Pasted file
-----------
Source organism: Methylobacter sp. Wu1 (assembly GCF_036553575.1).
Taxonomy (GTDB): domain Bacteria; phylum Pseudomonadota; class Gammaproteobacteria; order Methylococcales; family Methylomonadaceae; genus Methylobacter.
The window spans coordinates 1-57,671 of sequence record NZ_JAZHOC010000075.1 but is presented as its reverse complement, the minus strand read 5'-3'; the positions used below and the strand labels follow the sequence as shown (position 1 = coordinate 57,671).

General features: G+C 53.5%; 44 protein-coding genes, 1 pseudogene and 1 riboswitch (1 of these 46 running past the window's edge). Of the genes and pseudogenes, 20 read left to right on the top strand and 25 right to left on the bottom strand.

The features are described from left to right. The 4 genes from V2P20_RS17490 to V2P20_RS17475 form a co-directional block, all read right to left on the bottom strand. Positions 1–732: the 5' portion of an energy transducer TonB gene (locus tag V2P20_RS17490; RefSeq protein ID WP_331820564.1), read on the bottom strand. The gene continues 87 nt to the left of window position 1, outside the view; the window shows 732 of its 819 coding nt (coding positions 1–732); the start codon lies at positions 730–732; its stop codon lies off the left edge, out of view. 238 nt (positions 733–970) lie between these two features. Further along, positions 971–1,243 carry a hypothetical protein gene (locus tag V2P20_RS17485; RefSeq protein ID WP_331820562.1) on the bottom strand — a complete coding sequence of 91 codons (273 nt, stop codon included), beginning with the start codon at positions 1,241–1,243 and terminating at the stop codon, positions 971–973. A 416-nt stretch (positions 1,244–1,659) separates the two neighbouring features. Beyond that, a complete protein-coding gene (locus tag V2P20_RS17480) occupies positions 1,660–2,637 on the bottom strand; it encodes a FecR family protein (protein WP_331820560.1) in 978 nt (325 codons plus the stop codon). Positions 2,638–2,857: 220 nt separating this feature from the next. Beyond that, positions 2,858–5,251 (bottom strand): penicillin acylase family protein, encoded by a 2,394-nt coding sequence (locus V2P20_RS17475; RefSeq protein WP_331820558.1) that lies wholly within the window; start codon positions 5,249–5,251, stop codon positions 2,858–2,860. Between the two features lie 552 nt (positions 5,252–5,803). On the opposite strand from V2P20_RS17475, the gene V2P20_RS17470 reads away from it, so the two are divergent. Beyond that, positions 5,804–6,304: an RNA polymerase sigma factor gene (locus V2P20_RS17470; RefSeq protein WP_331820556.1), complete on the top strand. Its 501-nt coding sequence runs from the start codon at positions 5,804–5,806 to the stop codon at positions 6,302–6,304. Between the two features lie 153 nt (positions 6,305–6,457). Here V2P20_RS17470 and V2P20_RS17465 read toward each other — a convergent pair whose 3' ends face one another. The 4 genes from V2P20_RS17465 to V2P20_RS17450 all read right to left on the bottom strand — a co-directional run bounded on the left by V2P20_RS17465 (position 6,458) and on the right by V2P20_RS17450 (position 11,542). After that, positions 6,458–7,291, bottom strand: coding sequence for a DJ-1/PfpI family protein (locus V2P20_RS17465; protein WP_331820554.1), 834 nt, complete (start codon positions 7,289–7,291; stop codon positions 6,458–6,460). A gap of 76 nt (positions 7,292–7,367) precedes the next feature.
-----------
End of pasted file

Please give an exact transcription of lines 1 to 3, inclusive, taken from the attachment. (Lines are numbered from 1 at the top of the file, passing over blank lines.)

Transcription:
Source organism: Methylobacter sp. Wu1 (assembly GCF_036553575.1).
Taxonomy (GTDB): domain Bacteria; phylum Pseudomonadota; class Gammaproteobacteria; order Methylococcales; family Methylomonadaceae; genus Methylobacter.
The window spans coordinates 1-57,671 of sequence record NZ_JAZHOC010000075.1 but is presented as its reverse complement, the minus strand read 5'-3'; the positions used below and the strand labels follow the sequence as shown (position 1 = coordinate 57,671).